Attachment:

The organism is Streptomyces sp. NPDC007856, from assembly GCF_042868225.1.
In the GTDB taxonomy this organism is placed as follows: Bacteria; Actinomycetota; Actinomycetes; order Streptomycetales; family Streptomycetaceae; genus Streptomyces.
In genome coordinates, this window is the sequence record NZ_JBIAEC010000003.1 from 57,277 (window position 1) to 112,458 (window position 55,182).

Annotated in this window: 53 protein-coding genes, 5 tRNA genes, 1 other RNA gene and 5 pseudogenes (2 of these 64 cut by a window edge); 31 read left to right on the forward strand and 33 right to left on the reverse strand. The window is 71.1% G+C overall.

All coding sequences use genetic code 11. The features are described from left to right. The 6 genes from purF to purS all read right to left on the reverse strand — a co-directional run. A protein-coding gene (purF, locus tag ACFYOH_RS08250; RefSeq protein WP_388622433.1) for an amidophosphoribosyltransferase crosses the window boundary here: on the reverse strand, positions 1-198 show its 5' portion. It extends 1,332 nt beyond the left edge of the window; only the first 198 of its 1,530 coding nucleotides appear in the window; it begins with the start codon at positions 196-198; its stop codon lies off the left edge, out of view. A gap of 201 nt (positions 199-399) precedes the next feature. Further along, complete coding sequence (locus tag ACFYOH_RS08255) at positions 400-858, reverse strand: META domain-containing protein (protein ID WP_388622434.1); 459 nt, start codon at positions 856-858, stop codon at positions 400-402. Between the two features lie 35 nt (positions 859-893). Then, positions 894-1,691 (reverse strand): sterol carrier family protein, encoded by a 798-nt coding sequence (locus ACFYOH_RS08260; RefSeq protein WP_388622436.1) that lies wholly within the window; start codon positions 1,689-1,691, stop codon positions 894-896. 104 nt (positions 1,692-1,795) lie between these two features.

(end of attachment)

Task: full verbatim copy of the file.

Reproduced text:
The organism is Streptomyces sp. NPDC007856, from assembly GCF_042868225.1.
In the GTDB taxonomy this organism is placed as follows: Bacteria; Actinomycetota; Actinomycetes; order Streptomycetales; family Streptomycetaceae; genus Streptomyces.
In genome coordinates, this window is the sequence record NZ_JBIAEC010000003.1 from 57,277 (window position 1) to 112,458 (window position 55,182).

Annotated in this window: 53 protein-coding genes, 5 tRNA genes, 1 other RNA gene and 5 pseudogenes (2 of these 64 cut by a window edge); 31 read left to right on the forward strand and 33 right to left on the reverse strand. The window is 71.1% G+C overall.

All coding sequences use genetic code 11. The features are described from left to right. The 6 genes from purF to purS all read right to left on the reverse strand — a co-directional run. A protein-coding gene (purF, locus tag ACFYOH_RS08250; RefSeq protein WP_388622433.1) for an amidophosphoribosyltransferase crosses the window boundary here: on the reverse strand, positions 1-198 show its 5' portion. It extends 1,332 nt beyond the left edge of the window; only the first 198 of its 1,530 coding nucleotides appear in the window; it begins with the start codon at positions 196-198; its stop codon lies off the left edge, out of view. A gap of 201 nt (positions 199-399) precedes the next feature. Further along, complete coding sequence (locus tag ACFYOH_RS08255) at positions 400-858, reverse strand: META domain-containing protein (protein ID WP_388622434.1); 459 nt, start codon at positions 856-858, stop codon at positions 400-402. Between the two features lie 35 nt (positions 859-893). Then, positions 894-1,691 (reverse strand): sterol carrier family protein, encoded by a 798-nt coding sequence (locus ACFYOH_RS08260; RefSeq protein WP_388622436.1) that lies wholly within the window; start codon positions 1,689-1,691, stop codon positions 894-896. 104 nt (positions 1,692-1,795) lie between these two features.